Mallika Naguran cruises to Pulau Tioman to dive and dine (hopefully seafood) with some volunteers bent on dealing with disappearing marine ecosystems.
Surveying against 100m line.
What lies beneath can be pretty scary.
Once resplendent, the colourful garden of hard and soft corals - necklace of the seas some say – can now be called a grey cemetery. Eye witnesses report dead, broken, crushed and bleached corals around the world, but some ordinary folks in Malaysia are not content to let further destruction go by, not on their shores.
Here, a group of volunteer eco divers fight sea currents, seasickness and fatigue to note changes involved in marine
ecosystems over time through a comprehensive report to the authorities.
Julian Hyde trains volunteer divers on marine ecology.
Reef monitoring in Malaysia began in 2001. “Despite all the work that has been done to date, coral reef management in Malaysia could be more effective with better information,” says Julian Hyde, director of Reef Check Malaysia. Founded in the US in 1996, Reef Check is an international monitoring program that now conducts annual surveys in 86 countries.
Malaysia sits within the Coral Triangle. This is said to have the world’s richest and varied marine life encompassing Malaysia, Indonesia, the Philippines, Papua New Guinea, the Soloman islands, Fiji and Northern Australia.
Islands such as Pulau Tioman, Pulau Perhentian and Pulau Redang fringing West Malaysia’s east coast are names synonymous to top dive sites in the region. Or should I say, were.
Harmful fishing methods trap harmless creatures.
I was told over dinner with the eco divers that 42% of Malaysia's coral reefs are set for doom with increasing damage through coastal development, sedimentation, marine-based pollution, overfishing and destructive fishing methods. Not forgetting warming temperatures, which slow cooks corals to death.
In 2007, 33 Reef Check surveys were conducted in Malaysia, covering 21 sites on the east coast. The results revealed a number of pressures impacting coral reefs negatively. “These include rapid development of tourism facilities, principally resorts, which increases sewage pollution, leading to the spread of coral-smothering algae,” says Shafinaz Suhaimi, sustainability advisor with Wild Asia.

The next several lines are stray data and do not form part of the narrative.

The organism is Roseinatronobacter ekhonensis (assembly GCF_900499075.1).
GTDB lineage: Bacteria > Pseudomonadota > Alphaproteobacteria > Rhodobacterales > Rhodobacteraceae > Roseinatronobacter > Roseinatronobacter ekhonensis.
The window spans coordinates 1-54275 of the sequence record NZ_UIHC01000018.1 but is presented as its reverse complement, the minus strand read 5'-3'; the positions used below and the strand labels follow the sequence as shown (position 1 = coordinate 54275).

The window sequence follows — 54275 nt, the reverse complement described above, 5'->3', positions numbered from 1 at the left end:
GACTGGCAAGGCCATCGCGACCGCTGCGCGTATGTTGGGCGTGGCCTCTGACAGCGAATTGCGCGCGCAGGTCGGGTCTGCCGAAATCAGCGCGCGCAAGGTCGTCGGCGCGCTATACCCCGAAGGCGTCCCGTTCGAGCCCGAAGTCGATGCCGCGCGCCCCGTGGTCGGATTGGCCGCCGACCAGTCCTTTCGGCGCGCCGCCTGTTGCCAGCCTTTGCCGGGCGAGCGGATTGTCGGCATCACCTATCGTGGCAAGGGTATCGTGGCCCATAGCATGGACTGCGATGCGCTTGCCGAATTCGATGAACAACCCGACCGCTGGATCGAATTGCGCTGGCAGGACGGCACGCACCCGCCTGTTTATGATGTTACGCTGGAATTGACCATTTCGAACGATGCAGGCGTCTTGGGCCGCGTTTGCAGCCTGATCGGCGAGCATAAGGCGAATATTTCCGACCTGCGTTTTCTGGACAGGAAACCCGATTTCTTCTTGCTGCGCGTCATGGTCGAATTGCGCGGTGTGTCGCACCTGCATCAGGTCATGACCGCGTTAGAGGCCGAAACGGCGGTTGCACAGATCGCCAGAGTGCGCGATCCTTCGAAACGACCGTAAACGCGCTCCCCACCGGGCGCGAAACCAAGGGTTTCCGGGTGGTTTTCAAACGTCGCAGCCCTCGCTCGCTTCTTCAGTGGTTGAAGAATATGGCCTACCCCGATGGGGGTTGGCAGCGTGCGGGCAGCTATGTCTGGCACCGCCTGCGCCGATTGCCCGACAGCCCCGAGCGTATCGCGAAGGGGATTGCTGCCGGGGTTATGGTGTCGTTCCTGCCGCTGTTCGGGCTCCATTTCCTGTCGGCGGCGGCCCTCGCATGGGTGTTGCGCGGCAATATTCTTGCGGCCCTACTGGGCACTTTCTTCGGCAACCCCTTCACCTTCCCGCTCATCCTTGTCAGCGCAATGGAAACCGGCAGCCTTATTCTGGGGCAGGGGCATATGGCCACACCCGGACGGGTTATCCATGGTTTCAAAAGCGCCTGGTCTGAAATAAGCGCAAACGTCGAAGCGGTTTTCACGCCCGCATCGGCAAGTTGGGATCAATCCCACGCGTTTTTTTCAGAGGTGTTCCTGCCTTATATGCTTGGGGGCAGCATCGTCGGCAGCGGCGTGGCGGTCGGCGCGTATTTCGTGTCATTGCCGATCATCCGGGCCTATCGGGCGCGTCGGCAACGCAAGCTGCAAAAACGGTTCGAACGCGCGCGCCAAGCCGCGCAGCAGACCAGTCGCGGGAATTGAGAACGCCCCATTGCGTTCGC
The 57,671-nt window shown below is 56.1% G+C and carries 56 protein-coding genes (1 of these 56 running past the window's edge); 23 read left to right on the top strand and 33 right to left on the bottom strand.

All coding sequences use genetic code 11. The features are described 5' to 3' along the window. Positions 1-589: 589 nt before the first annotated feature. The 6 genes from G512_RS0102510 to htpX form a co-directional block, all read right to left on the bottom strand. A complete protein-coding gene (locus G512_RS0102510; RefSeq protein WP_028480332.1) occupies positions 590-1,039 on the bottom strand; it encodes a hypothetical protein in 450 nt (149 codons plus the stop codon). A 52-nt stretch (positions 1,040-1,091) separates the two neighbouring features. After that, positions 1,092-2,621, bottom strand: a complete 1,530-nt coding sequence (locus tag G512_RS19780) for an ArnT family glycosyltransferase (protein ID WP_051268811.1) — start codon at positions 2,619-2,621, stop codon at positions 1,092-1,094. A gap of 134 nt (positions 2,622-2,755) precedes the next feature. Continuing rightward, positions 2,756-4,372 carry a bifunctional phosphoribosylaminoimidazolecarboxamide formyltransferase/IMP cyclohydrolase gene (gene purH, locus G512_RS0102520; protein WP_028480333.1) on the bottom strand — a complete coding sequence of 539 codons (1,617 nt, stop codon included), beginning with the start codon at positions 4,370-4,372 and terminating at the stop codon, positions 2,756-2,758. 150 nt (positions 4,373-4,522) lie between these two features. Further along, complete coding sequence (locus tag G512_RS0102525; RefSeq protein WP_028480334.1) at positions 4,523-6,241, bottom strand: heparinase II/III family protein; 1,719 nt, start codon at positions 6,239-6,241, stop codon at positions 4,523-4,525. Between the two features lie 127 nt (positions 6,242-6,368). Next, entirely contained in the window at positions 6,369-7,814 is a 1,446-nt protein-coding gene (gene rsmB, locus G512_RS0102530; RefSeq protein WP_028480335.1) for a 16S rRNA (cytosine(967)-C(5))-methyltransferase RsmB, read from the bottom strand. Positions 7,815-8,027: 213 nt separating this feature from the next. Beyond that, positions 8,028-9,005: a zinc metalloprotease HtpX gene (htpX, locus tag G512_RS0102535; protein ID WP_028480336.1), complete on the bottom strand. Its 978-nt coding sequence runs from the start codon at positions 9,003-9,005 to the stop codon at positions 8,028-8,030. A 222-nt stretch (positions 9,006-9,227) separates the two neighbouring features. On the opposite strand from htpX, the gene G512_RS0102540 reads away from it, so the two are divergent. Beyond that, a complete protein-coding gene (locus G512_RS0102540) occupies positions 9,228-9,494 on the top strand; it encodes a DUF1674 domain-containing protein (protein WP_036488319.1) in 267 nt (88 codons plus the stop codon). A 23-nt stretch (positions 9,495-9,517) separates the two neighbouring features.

Wild Asia, a conservation organization, has partnered Reef Check Malaysia to sustain marine monitoring activities through 2008. Together, they developed the Sustainable Island Programme (SIP) with the financial support of Sime Darby Plantations’ three-year Adopt a Reef program.
Suhaimi dives for data.
Suhaimi, also a trainer and leader of eco divers, adds that increasing visitor numbers are causing significant physical damage to the reefs. She reckons that Perhentian island has a 30% threshold for coral survival, while Redang and Tioman islands have 50%. If you think those numbers are bleak, hang on. “Currently only 4% of the world's marine ecosystem is left undamaged by human impact,” she adds.
What the SIP designs is to outline the stresses faced by the reefs and thereafter produce a reef conservation management plan. “This inevitably requires monitoring the condition of the marine ecosystem by surveying more dive sites and correlating it with what is happening on the islands itself,” says Suhaimi.
Since its launch in March 2008, the members of SIP are on high throttle to cover as much ground during the favourable dive season (typically March to October). In just one month, 26 certified eco divers from Malaysian Underwater have surveyed 20 reef sites over the three main islands.
Eco diver Mohd wants results.
“We hope to eventually put up a report that will increase awareness of the value of coral reefs, its impact on tourism and on sustainable development,” says Mohamed Said, a keen volunteer diver with Malaysian Underwater, and a father of two living in Johor Bahru. Next weekend, he would drive up 300 miles to Pulau Redang for another underwater assessment.
One person who isn’t waiting for the report to be told what to do is Kaj, a dive operator and instructor at Tioman Dive Centre, a Reef Check partner. He and wife Barb stress care for the underwater life with students and leisure divers. At meals, Kaj opts not to eat fish as long as he lives on Tioman island.
“There’s no fish farm on the island, and there’s hardly any big fish in the sea here, so where do you think that plate of steamed fish comes from?” he asks pointing at the next table’s huge seafood fare. I order stir fried vegetables instead.
Marine ecosystems can be salvaged only with purposeful and immediate action by private and public sectors. Hopefully, Reef Check 2008 report is the last jolt needed to start concrete actions in replenishing the Malaysian coastline with vibrant reefs and hence, marine life.
Next: Stay tuned on how Biorock technology can help speed up coral growth, and possibly save the marine world.
Photos by Mallika Naguran, Ted Adnan and Izwar Zakri.